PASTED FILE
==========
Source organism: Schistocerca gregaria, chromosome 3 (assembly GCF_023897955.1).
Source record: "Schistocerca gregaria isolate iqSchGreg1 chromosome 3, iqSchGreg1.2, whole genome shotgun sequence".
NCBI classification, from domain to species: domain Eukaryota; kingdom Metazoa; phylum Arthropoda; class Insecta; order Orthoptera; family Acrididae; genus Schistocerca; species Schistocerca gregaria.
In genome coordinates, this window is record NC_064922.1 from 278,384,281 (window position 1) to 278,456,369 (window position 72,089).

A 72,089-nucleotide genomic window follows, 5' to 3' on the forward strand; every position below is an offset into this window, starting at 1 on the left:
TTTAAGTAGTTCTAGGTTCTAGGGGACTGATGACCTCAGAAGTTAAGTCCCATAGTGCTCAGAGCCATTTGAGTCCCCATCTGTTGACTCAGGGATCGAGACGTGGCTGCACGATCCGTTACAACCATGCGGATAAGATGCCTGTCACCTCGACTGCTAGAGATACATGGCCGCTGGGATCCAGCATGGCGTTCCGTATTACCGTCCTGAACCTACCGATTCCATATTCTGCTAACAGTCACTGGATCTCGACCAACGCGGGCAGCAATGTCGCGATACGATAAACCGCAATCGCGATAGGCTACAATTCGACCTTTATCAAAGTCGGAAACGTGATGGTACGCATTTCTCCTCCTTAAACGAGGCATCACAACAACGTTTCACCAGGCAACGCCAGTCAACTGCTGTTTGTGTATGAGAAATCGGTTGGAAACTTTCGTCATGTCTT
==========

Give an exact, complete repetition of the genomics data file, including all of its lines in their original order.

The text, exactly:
Source organism: Schistocerca gregaria, chromosome 3 (assembly GCF_023897955.1).
Source record: "Schistocerca gregaria isolate iqSchGreg1 chromosome 3, iqSchGreg1.2, whole genome shotgun sequence".
NCBI classification, from domain to species: domain Eukaryota; kingdom Metazoa; phylum Arthropoda; class Insecta; order Orthoptera; family Acrididae; genus Schistocerca; species Schistocerca gregaria.
In genome coordinates, this window is record NC_064922.1 from 278,384,281 (window position 1) to 278,456,369 (window position 72,089).

A 72,089-nucleotide genomic window follows, 5' to 3' on the forward strand; every position below is an offset into this window, starting at 1 on the left:
TTTAAGTAGTTCTAGGTTCTAGGGGACTGATGACCTCAGAAGTTAAGTCCCATAGTGCTCAGAGCCATTTGAGTCCCCATCTGTTGACTCAGGGATCGAGACGTGGCTGCACGATCCGTTACAACCATGCGGATAAGATGCCTGTCACCTCGACTGCTAGAGATACATGGCCGCTGGGATCCAGCATGGCGTTCCGTATTACCGTCCTGAACCTACCGATTCCATATTCTGCTAACAGTCACTGGATCTCGACCAACGCGGGCAGCAATGTCGCGATACGATAAACCGCAATCGCGATAGGCTACAATTCGACCTTTATCAAAGTCGGAAACGTGATGGTACGCATTTCTCCTCCTTAAACGAGGCATCACAACAACGTTTCACCAGGCAACGCCAGTCAACTGCTGTTTGTGTATGAGAAATCGGTTGGAAACTTTCGTCATGTCTT